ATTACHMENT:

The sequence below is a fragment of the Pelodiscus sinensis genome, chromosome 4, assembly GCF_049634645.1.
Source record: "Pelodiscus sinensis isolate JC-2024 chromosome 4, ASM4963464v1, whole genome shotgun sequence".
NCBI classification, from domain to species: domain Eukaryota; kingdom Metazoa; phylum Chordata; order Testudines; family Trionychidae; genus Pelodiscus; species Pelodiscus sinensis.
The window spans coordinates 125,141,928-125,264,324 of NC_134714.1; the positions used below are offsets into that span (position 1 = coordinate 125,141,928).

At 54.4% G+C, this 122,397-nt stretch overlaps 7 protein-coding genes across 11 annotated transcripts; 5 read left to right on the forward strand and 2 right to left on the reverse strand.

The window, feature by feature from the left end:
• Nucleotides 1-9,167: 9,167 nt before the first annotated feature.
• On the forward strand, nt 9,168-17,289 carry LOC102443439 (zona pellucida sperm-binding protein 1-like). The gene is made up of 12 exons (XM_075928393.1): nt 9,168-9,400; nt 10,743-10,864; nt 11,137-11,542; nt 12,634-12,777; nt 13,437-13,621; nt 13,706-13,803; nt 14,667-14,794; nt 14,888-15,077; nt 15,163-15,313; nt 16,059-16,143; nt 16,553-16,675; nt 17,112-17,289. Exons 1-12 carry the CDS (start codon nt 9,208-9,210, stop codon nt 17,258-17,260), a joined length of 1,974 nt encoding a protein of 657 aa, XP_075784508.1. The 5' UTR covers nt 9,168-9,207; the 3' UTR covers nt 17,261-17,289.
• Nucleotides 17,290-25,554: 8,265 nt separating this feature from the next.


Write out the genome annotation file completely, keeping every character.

The sequence below is a fragment of the Pelodiscus sinensis genome, chromosome 4, assembly GCF_049634645.1.
Source record: "Pelodiscus sinensis isolate JC-2024 chromosome 4, ASM4963464v1, whole genome shotgun sequence".
NCBI classification, from domain to species: domain Eukaryota; kingdom Metazoa; phylum Chordata; order Testudines; family Trionychidae; genus Pelodiscus; species Pelodiscus sinensis.
The window spans coordinates 125,141,928-125,264,324 of NC_134714.1; the positions used below are offsets into that span (position 1 = coordinate 125,141,928).

At 54.4% G+C, this 122,397-nt stretch overlaps 7 protein-coding genes across 11 annotated transcripts; 5 read left to right on the forward strand and 2 right to left on the reverse strand.

The window, feature by feature from the left end:
• Nucleotides 1-9,167: 9,167 nt before the first annotated feature.
• On the forward strand, nt 9,168-17,289 carry LOC102443439 (zona pellucida sperm-binding protein 1-like). The gene is made up of 12 exons (XM_075928393.1): nt 9,168-9,400; nt 10,743-10,864; nt 11,137-11,542; nt 12,634-12,777; nt 13,437-13,621; nt 13,706-13,803; nt 14,667-14,794; nt 14,888-15,077; nt 15,163-15,313; nt 16,059-16,143; nt 16,553-16,675; nt 17,112-17,289. Exons 1-12 carry the CDS (start codon nt 9,208-9,210, stop codon nt 17,258-17,260), a joined length of 1,974 nt encoding a protein of 657 aa, XP_075784508.1. The 5' UTR covers nt 9,168-9,207; the 3' UTR covers nt 17,261-17,289.
• Nucleotides 17,290-25,554: 8,265 nt separating this feature from the next.